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A poll carried out on 142 lawmakers and other members of the Democratic Party of Japan found overwhelming support for regulating political donations from businesses that land public works contracts.

The DPJ carried out the survey on political funding from corporations and organizations as part of efforts to reform the party and create a clean image, in contrast with the ruling Liberal Democratic Party, which has been mired in corruption scandals.

The survey, still in an interim stage, was sent to 440 DPJ members, including prefectural representatives, lawmakers and candidates planning to run in the next House of Representatives election, and 142 have replied so far.

On political contributions from corporations and organizations in general, 30 percent of the respondents said they should be “prohibited immediately” and 51 percent said they are “acceptable but should be more transparent.” Only 1 percent wanted to maintain the status quo.

To improve transparency, 86 percent suggested posting income reports of political funds on the Internet.

On donations from firms with public works contracts, 95 percent of the respondents said they should be regulated to some degree, 56 percent supported prohibiting such donations and 39 percent called for tighter regulations.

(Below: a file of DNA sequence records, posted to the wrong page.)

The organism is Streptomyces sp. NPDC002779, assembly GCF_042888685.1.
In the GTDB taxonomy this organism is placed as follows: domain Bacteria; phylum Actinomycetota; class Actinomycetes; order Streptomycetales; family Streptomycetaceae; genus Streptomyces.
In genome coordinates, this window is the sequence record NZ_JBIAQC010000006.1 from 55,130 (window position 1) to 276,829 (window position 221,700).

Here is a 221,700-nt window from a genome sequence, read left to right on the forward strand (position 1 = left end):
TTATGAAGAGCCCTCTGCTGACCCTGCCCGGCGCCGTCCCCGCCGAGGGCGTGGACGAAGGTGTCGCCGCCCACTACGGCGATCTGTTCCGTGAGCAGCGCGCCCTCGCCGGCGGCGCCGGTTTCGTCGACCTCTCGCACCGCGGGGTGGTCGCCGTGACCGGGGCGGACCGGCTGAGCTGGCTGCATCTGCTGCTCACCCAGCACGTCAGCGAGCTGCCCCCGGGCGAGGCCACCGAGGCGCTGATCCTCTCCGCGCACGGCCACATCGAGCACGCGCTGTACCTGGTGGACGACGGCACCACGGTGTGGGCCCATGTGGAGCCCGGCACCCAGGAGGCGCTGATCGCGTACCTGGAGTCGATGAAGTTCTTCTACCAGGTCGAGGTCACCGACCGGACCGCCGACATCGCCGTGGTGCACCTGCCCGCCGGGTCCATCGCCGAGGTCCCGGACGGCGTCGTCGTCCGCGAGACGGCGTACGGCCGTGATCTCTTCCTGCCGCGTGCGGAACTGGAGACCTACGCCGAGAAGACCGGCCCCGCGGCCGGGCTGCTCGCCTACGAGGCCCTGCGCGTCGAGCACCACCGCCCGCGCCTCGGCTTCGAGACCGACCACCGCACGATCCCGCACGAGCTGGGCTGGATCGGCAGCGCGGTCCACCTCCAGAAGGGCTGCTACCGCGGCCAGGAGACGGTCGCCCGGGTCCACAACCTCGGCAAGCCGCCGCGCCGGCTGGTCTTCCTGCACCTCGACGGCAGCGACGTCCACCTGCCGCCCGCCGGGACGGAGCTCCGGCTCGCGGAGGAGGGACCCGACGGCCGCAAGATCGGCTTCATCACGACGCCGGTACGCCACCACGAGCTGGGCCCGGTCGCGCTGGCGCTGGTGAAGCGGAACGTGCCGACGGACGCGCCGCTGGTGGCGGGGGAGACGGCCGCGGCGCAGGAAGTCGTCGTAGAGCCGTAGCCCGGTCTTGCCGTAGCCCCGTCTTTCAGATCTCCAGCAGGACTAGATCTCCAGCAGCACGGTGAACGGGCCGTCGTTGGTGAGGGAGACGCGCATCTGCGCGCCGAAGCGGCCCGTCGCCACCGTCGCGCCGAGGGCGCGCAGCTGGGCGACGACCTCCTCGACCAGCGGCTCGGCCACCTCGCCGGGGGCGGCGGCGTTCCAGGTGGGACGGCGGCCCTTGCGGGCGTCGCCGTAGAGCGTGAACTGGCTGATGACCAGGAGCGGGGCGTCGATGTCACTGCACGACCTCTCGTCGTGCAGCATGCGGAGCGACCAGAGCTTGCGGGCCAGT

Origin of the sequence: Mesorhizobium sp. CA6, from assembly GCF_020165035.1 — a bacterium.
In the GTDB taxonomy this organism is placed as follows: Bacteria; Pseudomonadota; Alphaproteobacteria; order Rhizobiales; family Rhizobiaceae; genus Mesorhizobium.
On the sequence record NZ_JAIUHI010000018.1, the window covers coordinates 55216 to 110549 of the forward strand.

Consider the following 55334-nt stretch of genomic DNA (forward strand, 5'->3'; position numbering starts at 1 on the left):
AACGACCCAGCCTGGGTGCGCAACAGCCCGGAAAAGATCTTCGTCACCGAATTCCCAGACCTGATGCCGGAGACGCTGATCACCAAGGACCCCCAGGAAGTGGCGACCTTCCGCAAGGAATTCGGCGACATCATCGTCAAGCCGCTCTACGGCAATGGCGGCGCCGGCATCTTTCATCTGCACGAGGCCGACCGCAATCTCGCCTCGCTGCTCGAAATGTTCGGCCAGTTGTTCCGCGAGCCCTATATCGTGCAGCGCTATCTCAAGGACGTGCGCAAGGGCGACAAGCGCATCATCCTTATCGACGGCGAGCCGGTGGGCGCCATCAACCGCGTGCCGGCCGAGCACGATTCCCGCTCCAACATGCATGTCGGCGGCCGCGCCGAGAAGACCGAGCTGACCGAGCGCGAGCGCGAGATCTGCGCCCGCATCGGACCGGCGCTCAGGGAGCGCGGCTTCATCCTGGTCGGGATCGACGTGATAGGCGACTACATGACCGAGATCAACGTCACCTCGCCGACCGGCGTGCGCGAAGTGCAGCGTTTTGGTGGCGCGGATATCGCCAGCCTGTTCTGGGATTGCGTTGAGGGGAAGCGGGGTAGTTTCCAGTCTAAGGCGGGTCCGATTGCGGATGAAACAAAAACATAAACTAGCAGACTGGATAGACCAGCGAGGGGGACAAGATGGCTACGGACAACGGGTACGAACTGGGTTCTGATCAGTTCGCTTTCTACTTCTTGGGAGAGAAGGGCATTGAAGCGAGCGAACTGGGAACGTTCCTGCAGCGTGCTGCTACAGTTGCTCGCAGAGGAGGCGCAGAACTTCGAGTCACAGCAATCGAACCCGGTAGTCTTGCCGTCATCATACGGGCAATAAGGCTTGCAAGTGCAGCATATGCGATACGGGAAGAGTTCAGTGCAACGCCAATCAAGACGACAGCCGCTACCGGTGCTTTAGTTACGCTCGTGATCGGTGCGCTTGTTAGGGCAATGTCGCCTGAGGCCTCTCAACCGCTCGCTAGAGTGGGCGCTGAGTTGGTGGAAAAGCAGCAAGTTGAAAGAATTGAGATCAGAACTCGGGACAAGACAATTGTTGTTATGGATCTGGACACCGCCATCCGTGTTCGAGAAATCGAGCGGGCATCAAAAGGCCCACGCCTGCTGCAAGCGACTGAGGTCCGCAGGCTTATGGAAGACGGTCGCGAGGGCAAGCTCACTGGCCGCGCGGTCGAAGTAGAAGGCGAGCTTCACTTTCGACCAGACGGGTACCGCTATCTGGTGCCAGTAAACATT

Regulations on political donations, which are considered a breeding ground for political corruption, are gradually being strengthened. Since January 2001, such contributions to individual politicians have been prohibited.

Companies are allowed to donate to the headquarters and branches of a political party and party-specific fundraisers, with the annual limit ranging between 7.5 million yen and 100 million yen depending on the size of the business.

Because politicians indirectly benefit from the donations to branches and fundraising events they host, opposition parties are calling for tougher regulations.

The DPJ plans to closely examine the results of its poll and revise the party’s policy regarding donations from businesses within this month.

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